[District Judge Ana] Martinez was not able to resentence Riles to life in prison without parole because it was not an option under state law at the time of his conviction. Riles’ new sentence means he is immediately eligible for parole.  The Texas Board of Pardons and Paroles will automatically conduct a parole review in his case, [Riles’ attorney Jim] Marcus said.

The district attorney’s office as well as Henry’s family have indicated they will fight any efforts to have Riles released on parole. “Mr. Riles is in very poor health but, if the Board of Pardons and Paroles sees fit to grant parole, he has family with the capacity to care for him,” Marcus said.

A co-defendant in the case, Herbert Washington, was also sentenced to death, but his sentence was overturned, and he later pleaded guilty to two related charges. He was paroled in 1983.

When Riles was tried, state law did not expect jurors to consider mitigating evidence such as mental illness when deciding whether to choose the death sentence. The U.S. Supreme Court ruled in 1989 that Texas jury instructions were unconstitutional because they didn’t allow appropriate consideration of intellectual disability, mental illness or other issues as mitigating evidence in the punishment phase of a capital murder trial.

But Riles’ case remained in limbo because lower courts failed to enforce the Supreme Court’s decision until at least 2007, according to his attorneys. That then gave Riles a realistic chance to prevail on this legal issue, but it wasn’t until recently that he had contact with attorneys who were willing to assist him, his lawyers said.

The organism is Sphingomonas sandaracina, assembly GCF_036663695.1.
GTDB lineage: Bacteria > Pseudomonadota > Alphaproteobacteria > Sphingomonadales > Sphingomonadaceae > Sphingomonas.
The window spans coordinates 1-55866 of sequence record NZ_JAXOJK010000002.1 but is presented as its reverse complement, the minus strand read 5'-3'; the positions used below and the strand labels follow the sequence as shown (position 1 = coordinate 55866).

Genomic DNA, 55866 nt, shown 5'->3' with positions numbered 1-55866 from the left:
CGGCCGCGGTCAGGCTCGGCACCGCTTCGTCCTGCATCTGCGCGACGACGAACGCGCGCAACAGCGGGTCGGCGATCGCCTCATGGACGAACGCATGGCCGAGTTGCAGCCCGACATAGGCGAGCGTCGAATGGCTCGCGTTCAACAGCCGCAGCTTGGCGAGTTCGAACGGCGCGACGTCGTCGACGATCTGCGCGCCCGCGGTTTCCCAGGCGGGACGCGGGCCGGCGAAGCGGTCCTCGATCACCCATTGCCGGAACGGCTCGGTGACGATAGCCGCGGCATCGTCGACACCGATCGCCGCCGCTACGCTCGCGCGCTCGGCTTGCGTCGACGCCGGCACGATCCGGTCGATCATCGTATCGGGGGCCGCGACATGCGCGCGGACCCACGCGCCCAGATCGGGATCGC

While prosecutors argued at Riles’ trial that he was not mentally ill, several psychiatrists and psychologists testified for the defense that he was psychotic and suffered from schizophrenia. Riles’ brother testified that his “mind is not normal like other people. He is not thinking like other people.”

While the Supreme Court has prohibited the death penalty for individuals who are intellectually disabled, it has not barred such punishment for those with serious mental illness, according to the Death Penalty Information Center. In 2019, the Texas Legislature considered a bill that would have prohibited the death penalty for someone with severe mental illness. The legislation did not pass.

June 10, 2021 in Death Penalty Reforms, Offender Characteristics, Procedure and Proof at Sentencing, Sentences Reconsidered | Permalink | Comments (0)

Wednesday, June 09, 2021

A different assessment of "America’s Dangerous Obsession" with innocence on death row